Post by Joseph M -
Bill Clinton spoke truth this evening; the mists of darkness that covered the land have dispersed and scattered, and America’s collective memory of last week’s confusion and half-truths (and even lies) at the RNC has cleared. Clinton solidly reviewed and dismissed the misinformation from the RNC speakers, and he highlighted Obama’s record in so many areas. View the speech or read the transcript, if you have not already. By the way, the pundits keep referring to policy wonk, and they’re saying that Clinton’s speech was full of it. Can I admit that I am already tired of the word, “wonk?” When Romney or Ryan say wonk or wonky, it seems like a desperate attempt to sound cool, but it’s completely uncool instead. However, Bill Clinton took cool into the 21st century: he had swag. Paul Adams tweeted: “Usually they tell you not to cram in too many statistics. Different rules apply to Bill Clinton. He makes them sing.”
But beyond the wonk or the wonky, Bill Clinton gave us inspiration like this:
“Now — but he has — he has laid the foundations for a new, modern, successful economy of shared prosperity. And if you will renew the president’s contract, you will feel it. You will feel it. Folks, whether the American people believe what I just said or not may be the whole election. I just want you to know that I believe it. With all my heart, I believe it.”
This doesn’t bode well for Romney and Ryan. President Clinton has given President Obama a load of talking points to take to the debates and every campaign rally from here until November. (And FINALLY we even heard about the proposed cuts to Medicaid!) Having watched three days of the RNC, I am surprised by the tepid drone of the Republican speakers compared to what I have seen in just two days of the DNC. (I am biased here?) I don’t think so – check out this article from Smart Politics that reports that Michelle Obama’s DNC speech was seven grade levels higher than Ann Romney’s. This also is fascinating because Michelle Obama’s speech was “written at a higher grade level than all but 11 of the 70 orally delivered State of the Union addresses delivered since 1934.” Of course, the Democrats have an advantage because their convention was held a week after the RNC, but more than that: they have the lucky benefit that Truth is back in style and trending on Twitter this week.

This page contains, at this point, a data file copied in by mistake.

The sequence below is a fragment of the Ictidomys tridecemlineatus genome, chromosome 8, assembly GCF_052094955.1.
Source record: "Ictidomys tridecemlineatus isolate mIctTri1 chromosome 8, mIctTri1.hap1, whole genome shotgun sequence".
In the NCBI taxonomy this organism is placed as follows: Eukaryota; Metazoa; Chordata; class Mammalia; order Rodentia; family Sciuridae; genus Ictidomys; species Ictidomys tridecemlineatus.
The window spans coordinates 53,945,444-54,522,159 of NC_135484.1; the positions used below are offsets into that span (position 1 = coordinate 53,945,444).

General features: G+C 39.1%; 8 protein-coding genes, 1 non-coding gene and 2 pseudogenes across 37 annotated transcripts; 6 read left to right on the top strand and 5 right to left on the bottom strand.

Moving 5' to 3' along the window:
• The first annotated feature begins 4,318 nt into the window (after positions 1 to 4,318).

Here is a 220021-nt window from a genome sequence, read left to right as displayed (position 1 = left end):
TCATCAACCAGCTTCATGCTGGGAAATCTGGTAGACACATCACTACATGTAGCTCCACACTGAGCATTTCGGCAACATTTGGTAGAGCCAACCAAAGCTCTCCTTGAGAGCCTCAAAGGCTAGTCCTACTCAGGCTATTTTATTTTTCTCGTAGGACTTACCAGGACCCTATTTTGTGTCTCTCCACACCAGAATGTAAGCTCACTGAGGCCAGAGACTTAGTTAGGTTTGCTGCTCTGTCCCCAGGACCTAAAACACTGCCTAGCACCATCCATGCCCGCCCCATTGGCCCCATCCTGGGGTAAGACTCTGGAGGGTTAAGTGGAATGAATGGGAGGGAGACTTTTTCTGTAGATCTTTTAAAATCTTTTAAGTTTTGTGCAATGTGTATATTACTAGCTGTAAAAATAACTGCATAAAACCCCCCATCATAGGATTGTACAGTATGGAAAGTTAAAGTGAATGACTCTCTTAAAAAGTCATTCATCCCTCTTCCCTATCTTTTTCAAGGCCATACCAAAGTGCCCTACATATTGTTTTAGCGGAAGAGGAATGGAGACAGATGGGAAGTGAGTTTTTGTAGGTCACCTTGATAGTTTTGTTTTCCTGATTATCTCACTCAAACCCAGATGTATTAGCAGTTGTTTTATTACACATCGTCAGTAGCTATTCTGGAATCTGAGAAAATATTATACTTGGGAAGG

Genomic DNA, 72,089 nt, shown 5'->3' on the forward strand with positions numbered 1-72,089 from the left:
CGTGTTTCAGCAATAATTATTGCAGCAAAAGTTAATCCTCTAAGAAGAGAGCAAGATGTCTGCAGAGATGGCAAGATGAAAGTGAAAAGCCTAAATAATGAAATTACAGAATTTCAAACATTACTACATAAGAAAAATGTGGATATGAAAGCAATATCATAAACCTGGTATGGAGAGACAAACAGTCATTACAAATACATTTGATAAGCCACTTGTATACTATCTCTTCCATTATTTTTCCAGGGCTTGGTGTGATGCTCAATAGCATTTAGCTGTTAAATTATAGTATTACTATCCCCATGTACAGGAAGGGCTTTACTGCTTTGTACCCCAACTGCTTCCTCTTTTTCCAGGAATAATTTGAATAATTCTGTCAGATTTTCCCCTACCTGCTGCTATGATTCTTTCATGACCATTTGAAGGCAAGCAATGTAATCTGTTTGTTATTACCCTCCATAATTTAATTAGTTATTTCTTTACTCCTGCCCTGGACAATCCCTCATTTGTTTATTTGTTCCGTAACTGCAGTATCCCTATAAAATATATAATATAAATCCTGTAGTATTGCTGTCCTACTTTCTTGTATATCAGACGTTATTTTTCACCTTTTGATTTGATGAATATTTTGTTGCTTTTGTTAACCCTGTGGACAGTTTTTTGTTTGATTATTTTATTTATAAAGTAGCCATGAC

And we Mormons are taking to the internet, (Twitter and Facebook), our phones, and even to the streets (of Charlotte NC!) to make clear our message: we are Mormons, and we are voting for Barack Obama for a second term. (See our previous post for links to news articles about the Mormon Democrat gathering in Charlotte.) This article from the Las Vegas Sun may have misunderstood a portion of our purpose when it wrote, “having a Mormon candidate at the top of the Republican ticket will only make it that much more difficult for Democrats hoping to win over the Mormon vote this year. But some felt that even if winning over LDS voters was a longshot, the political circumstances make it worth trying.”
You see, Mormons have voted for the Republican ticket in high numbers for some time, and having a LDS candidate doesn’t necessarily change that. Besides, change, as Bill Clinton aptly pointed out tonight, is a “long, hard road,” and each of us will find our own way. (I haven’t always voted Democrat, and neither have many Mormon Obama supporters.) So our goals are beyond convincing other Mormons to vote for Obama – (seriously now) – but we aim to add our unique voices to the wealth of diversity of those supporting President Obama; we understand that we are breaking from the expected, the norm, or even the stereotype. However, this also is part of why we hope to make ourselves heard – and to find strength from one another, because we are “all in this together,” and we are not “on (our) own.”
With so many reasons to vote for Obama this November, (and thank you Pres. Clinton for spelling it out so clearly,) we Mormons also feel to press forward and do what we can to get him that second term. In this regard, Bill Clinton asked this question during his address: “Are you willing to work for it?” We answer with the delegates at the Charlotte convention: “Four more years!”
Read Hannah’s post here to find out how you can get involved.